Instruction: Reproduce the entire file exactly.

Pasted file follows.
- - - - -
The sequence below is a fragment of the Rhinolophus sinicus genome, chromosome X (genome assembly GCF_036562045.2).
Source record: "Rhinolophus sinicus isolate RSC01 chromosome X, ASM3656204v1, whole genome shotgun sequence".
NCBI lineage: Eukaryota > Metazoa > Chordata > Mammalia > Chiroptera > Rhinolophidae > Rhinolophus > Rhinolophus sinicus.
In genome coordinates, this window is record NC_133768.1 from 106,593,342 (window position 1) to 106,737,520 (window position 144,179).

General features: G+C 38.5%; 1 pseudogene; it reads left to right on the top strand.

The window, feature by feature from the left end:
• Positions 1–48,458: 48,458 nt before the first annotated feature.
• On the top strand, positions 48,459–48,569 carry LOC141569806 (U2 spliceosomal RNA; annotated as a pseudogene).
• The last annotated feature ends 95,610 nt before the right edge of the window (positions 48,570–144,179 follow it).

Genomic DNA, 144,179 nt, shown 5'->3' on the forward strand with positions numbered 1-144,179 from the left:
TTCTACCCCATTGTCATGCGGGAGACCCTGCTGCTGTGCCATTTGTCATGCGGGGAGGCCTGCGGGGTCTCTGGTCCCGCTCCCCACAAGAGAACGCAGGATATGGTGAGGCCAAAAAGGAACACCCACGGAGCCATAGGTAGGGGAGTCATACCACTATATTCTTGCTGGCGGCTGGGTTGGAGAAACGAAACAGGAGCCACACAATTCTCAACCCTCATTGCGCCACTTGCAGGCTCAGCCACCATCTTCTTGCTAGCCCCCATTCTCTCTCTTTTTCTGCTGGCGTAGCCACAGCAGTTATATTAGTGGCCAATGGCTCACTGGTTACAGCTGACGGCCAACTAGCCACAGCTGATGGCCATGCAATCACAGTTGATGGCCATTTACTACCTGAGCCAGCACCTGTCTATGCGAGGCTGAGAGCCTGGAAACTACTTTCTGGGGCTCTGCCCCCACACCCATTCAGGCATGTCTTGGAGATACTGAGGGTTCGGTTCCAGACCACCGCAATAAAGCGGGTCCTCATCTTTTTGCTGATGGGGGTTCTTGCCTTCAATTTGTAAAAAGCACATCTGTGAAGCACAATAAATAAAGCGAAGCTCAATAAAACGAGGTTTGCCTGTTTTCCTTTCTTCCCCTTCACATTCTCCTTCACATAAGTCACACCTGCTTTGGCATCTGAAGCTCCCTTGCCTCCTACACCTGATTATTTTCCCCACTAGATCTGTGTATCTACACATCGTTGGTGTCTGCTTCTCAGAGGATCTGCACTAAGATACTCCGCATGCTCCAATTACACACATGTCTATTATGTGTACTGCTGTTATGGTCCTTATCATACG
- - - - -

The sequence below is a fragment of the Rhinolophus sinicus genome, chromosome X (genome assembly GCF_036562045.2).
Source record: "Rhinolophus sinicus isolate RSC01 chromosome X, ASM3656204v1, whole genome shotgun sequence".
NCBI lineage: Eukaryota > Metazoa > Chordata > Mammalia > Chiroptera > Rhinolophidae > Rhinolophus > Rhinolophus sinicus.
In genome coordinates, this window is record NC_133768.1 from 106,593,342 (window position 1) to 106,737,520 (window position 144,179).

General features: G+C 38.5%; 1 pseudogene; it reads left to right on the top strand.

The window, feature by feature from the left end:
• Positions 1–48,458: 48,458 nt before the first annotated feature.
• On the top strand, positions 48,459–48,569 carry LOC141569806 (U2 spliceosomal RNA; annotated as a pseudogene).
• The last annotated feature ends 95,610 nt before the right edge of the window (positions 48,570–144,179 follow it).

Genomic DNA, 144,179 nt, shown 5'->3' on the forward strand with positions numbered 1-144,179 from the left:
TTCTACCCCATTGTCATGCGGGAGACCCTGCTGCTGTGCCATTTGTCATGCGGGGAGGCCTGCGGGGTCTCTGGTCCCGCTCCCCACAAGAGAACGCAGGATATGGTGAGGCCAAAAAGGAACACCCACGGAGCCATAGGTAGGGGAGTCATACCACTATATTCTTGCTGGCGGCTGGGTTGGAGAAACGAAACAGGAGCCACACAATTCTCAACCCTCATTGCGCCACTTGCAGGCTCAGCCACCATCTTCTTGCTAGCCCCCATTCTCTCTCTTTTTCTGCTGGCGTAGCCACAGCAGTTATATTAGTGGCCAATGGCTCACTGGTTACAGCTGACGGCCAACTAGCCACAGCTGATGGCCATGCAATCACAGTTGATGGCCATTTACTACCTGAGCCAGCACCTGTCTATGCGAGGCTGAGAGCCTGGAAACTACTTTCTGGGGCTCTGCCCCCACACCCATTCAGGCATGTCTTGGAGATACTGAGGGTTCGGTTCCAGACCACCGCAATAAAGCGGGTCCTCATCTTTTTGCTGATGGGGGTTCTTGCCTTCAATTTGTAAAAAGCACATCTGTGAAGCACAATAAATAAAGCGAAGCTCAATAAAACGAGGTTTGCCTGTTTTCCTTTCTTCCCCTTCACATTCTCCTTCACATAAGTCACACCTGCTTTGGCATCTGAAGCTCCCTTGCCTCCTACACCTGATTATTTTCCCCACTAGATCTGTGTATCTACACATCGTTGGTGTCTGCTTCTCAGAGGATCTGCACTAAGATACTCCGCATGCTCCAATTACACACATGTCTATTATGTGTACTGCTGTTATGGTCCTTATCATACG